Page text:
MS Progression Affected by Degree of Relapse Recovery and Timing of DMT Use, Study Says

Marta Figueiredo, PhD avatar

by Marta Figueiredo, PhD |

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DMTs and MS progression

Recovering well after a first relapse and starting a disease-modifying therapy (DMT) immediately afterward considerably increases the likelihood of slowing progression in multiple sclerosis (MS), a study suggests.

Its findings support relapse recovery as a critical factor for DMT initiation, and one that should be assessed routinely in MS clinical trials, researchers said.

The study, “Relapse recovery: The forgotten variable in multiple sclerosis clinical trials,” was published in the journal Neurology: Neuroimmunology & Neuroinflammation.

How well a person recovers from an MS relapse is known to affect long-term disease course, with partial recovery being associated with residual disability and earlier onset of progressive MS.

While the effectiveness of DMTs — treatments that reduce the activity and progression of a disease — is known to lessen over time with MS, the role of early relapse recovery in their effectiveness remains unclear.

“A common real-world practice in deciding immediate vs delayed DMT initiation in early MS often involves the extent and rapidity of a patient’s recovery from early relapses, a decision for which there is no evidence from a clinical trial setting,” the researchers wrote.

A team with the Mayo Clinic College of Medicine and Science in Minnesota and Biogen set out to clarify how the degree of recovery from an early relapse impacts the effectiveness of Biogen’s Avonex (interferon beta-1a), a DMT, in halting disease progression, and whether such recovery should define the moment of DMT initiation.

Researchers analyzed data from the Phase 3 CHAMPS  clinical trial testing Avonex in a group of people with clinically isolated syndrome (CIS) — which often precedes MS development — and its follow-up extension study called CHAMPIONS (NCT00179478).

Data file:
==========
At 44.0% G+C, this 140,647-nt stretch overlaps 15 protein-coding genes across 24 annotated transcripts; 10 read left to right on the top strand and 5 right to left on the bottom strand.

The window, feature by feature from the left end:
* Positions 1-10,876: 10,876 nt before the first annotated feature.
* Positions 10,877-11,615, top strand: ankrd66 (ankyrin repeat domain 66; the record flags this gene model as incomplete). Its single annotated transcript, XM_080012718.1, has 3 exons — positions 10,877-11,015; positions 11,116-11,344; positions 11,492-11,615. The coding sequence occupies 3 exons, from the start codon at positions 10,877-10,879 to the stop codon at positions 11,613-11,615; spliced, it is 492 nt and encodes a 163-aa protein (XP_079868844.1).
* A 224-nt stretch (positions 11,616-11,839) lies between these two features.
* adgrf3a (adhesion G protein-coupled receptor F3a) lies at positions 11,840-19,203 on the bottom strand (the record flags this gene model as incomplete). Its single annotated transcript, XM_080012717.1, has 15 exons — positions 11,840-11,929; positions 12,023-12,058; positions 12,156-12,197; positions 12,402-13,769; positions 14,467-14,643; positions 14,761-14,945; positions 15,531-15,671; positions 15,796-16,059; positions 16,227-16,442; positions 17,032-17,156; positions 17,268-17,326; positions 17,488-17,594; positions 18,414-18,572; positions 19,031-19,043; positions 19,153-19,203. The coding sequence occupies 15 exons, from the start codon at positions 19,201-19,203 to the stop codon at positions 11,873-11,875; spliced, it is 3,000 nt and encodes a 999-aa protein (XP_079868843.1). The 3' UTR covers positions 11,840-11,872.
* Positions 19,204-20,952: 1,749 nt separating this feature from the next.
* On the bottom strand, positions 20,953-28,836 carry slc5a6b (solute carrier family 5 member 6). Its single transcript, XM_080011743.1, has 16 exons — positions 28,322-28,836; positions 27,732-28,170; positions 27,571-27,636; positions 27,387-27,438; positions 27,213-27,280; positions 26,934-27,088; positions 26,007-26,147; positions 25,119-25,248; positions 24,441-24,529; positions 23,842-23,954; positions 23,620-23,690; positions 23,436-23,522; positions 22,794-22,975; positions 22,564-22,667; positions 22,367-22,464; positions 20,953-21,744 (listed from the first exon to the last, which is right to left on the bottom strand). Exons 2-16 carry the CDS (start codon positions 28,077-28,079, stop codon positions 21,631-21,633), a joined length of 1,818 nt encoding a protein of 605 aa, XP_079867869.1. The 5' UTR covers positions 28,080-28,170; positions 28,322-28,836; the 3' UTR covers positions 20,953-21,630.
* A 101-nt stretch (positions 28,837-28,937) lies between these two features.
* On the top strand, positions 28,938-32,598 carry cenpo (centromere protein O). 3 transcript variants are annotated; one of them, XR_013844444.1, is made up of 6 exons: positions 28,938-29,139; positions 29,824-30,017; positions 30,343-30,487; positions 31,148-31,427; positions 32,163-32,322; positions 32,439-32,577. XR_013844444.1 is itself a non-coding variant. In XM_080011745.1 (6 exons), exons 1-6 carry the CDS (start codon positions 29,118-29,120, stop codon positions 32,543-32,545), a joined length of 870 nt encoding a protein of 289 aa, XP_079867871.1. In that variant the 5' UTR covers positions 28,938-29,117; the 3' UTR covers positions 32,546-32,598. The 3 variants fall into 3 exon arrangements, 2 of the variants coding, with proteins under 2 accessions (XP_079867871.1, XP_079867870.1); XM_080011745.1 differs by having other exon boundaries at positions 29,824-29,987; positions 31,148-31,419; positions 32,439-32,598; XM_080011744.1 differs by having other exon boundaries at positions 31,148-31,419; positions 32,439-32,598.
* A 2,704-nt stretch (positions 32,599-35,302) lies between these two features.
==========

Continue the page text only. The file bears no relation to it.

CHAMPS involved 383 people (mean age of 33, range 18 to 50 years) who had just experienced a first MS attack, and had brain lesions consistent with MS. Participants were randomly assigned to either Avonex or a placebo for three years, at which point they could choose to enter the extension study where everyone was given Avonex for up to seven years.

In this way, researchers could evaluate potential associations between recovery from a first relapse, the time of Avonex initiation (immediately or after three years of placebo use), and disease progression.

The degree of relapse recovery was assessed using the Expanded Disability Status Scale (EDSS) — a method of quantifying MS disability, with higher scores indicating greater disability — at enrollment (within 28 days of a first relapse) and again after at least six months. Disease progression was also evaluated using EDSS scores.

Recovery was classified as “good” if the patient had a EDSS score of zero at enrollment and after six or more months, or if the patient had a EDSS score above zero at enrollment but whose score showed improvement equal to or better than the median of the group.

Of the 328 patients with EDSS data at enrollment, 175 had a good recovery (94 on immediate treatment, and 81 on delayed treatment), and 153 had a poor recovery (77 on immediate, and 76 on delayed treatment).

Results showed that people with a good recovery and immediate Avonex initiation were the most likely (about a 65% chance) to remain at a minimal disability level (EDSS score of less than 2.5) by age 45 — beyond which there is a greater likelihood of developing progressive MS.

In turn, about 80% of patients with a poor recovery and a delayed DMT use (placebo group) had EDSS scores higher than 2.5 when they reached 45, reflecting only a 20% chance of minimal disability by that age.

People with a good recovery but delayed Avonex initiation, and those with poor recovery but immediate DMT initiation had similar  chances — around 50% — of a benign disease course by age 45.

The data suggest that “delaying initiation of DMTs, especially after a poorly recovered relapse, further hampers the likelihood of remaining relatively disability-free by critical age 45 years,” the researchers wrote.

Active brain lesions at enrollment were also seen to affect long-term disability regardless of the degree of relapse recovery and timing of treatment initiation. This suggests that active brain lesions should also be considered in the classification of relapse recovery at enrollment in future clinical trials, the team noted.

These findings “raise awareness of the importance of relapse recovery as a predictive factor of long-term outcomes in MS,” the researchers concluded.

Studies evaluating other DMTs are necessary to confirm how the degree of relapse recovery and the timing of initial DMT use affect disease course, they added.

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